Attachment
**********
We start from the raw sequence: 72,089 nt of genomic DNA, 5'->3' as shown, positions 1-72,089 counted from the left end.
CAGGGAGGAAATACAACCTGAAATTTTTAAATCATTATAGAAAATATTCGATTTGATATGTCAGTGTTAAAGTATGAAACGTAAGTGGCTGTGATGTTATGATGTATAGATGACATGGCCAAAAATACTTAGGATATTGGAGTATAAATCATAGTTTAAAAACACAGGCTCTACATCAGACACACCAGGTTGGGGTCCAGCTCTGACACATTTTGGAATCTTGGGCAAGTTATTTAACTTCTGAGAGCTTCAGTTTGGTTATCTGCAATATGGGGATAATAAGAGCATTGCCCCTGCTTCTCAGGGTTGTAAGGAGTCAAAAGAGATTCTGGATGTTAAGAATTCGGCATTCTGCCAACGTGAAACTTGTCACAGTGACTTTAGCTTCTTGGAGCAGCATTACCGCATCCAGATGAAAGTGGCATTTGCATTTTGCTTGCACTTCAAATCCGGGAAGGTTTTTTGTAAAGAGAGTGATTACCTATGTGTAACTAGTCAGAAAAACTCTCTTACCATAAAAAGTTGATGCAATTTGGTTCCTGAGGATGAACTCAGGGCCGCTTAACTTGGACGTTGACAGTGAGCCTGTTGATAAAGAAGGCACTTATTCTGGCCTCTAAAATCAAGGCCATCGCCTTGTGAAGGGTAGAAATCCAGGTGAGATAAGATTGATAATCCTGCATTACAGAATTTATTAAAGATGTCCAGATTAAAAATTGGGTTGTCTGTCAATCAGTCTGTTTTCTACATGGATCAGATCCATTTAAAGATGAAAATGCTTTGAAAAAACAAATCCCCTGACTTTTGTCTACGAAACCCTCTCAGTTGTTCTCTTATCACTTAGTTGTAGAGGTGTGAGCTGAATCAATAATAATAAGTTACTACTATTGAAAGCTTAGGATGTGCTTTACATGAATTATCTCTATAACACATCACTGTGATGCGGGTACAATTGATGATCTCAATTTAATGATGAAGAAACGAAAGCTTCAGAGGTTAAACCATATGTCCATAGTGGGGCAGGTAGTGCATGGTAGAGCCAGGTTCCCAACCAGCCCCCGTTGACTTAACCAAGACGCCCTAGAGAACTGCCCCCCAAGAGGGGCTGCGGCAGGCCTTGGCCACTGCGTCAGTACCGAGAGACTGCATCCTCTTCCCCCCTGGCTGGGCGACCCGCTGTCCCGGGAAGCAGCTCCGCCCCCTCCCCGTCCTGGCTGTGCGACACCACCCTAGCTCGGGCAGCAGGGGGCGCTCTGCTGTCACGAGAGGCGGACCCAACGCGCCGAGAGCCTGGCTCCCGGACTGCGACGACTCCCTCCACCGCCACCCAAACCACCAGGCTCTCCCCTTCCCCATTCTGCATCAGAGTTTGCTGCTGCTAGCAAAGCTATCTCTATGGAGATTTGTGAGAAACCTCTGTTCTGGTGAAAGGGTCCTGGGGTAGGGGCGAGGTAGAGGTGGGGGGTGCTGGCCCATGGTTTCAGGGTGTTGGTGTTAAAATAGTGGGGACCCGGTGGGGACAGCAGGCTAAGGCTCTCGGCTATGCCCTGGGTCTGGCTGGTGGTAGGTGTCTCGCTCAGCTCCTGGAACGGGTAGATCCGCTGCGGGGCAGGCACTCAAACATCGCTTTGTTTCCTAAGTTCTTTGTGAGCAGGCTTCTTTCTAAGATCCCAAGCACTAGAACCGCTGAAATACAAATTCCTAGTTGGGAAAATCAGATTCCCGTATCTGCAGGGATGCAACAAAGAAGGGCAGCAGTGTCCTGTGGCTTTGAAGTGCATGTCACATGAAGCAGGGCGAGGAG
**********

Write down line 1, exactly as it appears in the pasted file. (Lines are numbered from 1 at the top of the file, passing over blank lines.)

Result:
We start from the raw sequence: 72,089 nt of genomic DNA, 5'->3' as shown, positions 1-72,089 counted from the left end.